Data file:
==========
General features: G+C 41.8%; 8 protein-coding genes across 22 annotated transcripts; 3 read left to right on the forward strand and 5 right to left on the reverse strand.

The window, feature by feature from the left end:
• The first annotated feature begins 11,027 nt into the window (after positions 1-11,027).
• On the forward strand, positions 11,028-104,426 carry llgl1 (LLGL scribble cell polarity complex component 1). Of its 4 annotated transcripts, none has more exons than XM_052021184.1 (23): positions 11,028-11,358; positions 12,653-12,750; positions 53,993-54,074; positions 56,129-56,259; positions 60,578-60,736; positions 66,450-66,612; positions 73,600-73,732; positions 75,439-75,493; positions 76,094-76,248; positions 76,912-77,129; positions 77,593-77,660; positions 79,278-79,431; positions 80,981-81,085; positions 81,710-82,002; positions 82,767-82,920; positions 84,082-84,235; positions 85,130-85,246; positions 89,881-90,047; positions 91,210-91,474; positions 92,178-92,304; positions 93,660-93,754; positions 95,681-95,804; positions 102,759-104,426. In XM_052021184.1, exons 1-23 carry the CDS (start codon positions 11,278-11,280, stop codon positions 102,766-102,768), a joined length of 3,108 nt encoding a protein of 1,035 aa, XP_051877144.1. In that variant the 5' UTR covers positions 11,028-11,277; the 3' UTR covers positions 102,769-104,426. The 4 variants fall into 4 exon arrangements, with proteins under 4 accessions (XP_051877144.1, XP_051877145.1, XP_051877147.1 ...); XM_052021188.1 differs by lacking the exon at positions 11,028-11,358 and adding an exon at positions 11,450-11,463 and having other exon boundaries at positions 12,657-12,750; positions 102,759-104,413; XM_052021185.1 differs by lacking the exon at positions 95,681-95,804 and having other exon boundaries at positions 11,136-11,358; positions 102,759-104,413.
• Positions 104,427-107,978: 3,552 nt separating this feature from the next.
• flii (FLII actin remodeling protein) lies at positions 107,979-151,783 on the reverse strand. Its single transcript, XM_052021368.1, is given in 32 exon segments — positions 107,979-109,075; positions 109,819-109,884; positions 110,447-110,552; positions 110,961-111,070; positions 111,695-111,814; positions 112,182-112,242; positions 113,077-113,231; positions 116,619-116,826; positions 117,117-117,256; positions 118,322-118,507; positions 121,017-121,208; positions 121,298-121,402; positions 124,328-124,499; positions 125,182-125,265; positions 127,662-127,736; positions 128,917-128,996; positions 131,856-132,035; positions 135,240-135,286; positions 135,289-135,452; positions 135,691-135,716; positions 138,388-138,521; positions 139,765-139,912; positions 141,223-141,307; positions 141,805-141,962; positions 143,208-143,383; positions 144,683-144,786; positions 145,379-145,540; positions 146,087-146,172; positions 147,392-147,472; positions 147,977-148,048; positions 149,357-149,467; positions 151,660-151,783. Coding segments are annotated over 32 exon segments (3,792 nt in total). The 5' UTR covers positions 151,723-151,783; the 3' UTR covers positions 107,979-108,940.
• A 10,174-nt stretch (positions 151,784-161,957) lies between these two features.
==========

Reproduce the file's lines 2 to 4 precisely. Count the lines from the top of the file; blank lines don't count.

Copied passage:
The window, feature by feature from the left end:
• The first annotated feature begins 11,027 nt into the window (after positions 1-11,027).
• On the forward strand, positions 11,028-104,426 carry llgl1 (LLGL scribble cell polarity complex component 1). Of its 4 annotated transcripts, none has more exons than XM_052021184.1 (23): positions 11,028-11,358; positions 12,653-12,750; positions 53,993-54,074; positions 56,129-56,259; positions 60,578-60,736; positions 66,450-66,612; positions 73,600-73,732; positions 75,439-75,493; positions 76,094-76,248; positions 76,912-77,129; positions 77,593-77,660; positions 79,278-79,431; positions 80,981-81,085; positions 81,710-82,002; positions 82,767-82,920; positions 84,082-84,235; positions 85,130-85,246; positions 89,881-90,047; positions 91,210-91,474; positions 92,178-92,304; positions 93,660-93,754; positions 95,681-95,804; positions 102,759-104,426. In XM_052021184.1, exons 1-23 carry the CDS (start codon positions 11,278-11,280, stop codon positions 102,766-102,768), a joined length of 3,108 nt encoding a protein of 1,035 aa, XP_051877144.1. In that variant the 5' UTR covers positions 11,028-11,277; the 3' UTR covers positions 102,769-104,426. The 4 variants fall into 4 exon arrangements, with proteins under 4 accessions (XP_051877144.1, XP_051877145.1, XP_051877147.1 ...); XM_052021188.1 differs by lacking the exon at positions 11,028-11,358 and adding an exon at positions 11,450-11,463 and having other exon boundaries at positions 12,657-12,750; positions 102,759-104,413; XM_052021185.1 differs by lacking the exon at positions 95,681-95,804 and having other exon boundaries at positions 11,136-11,358; positions 102,759-104,413.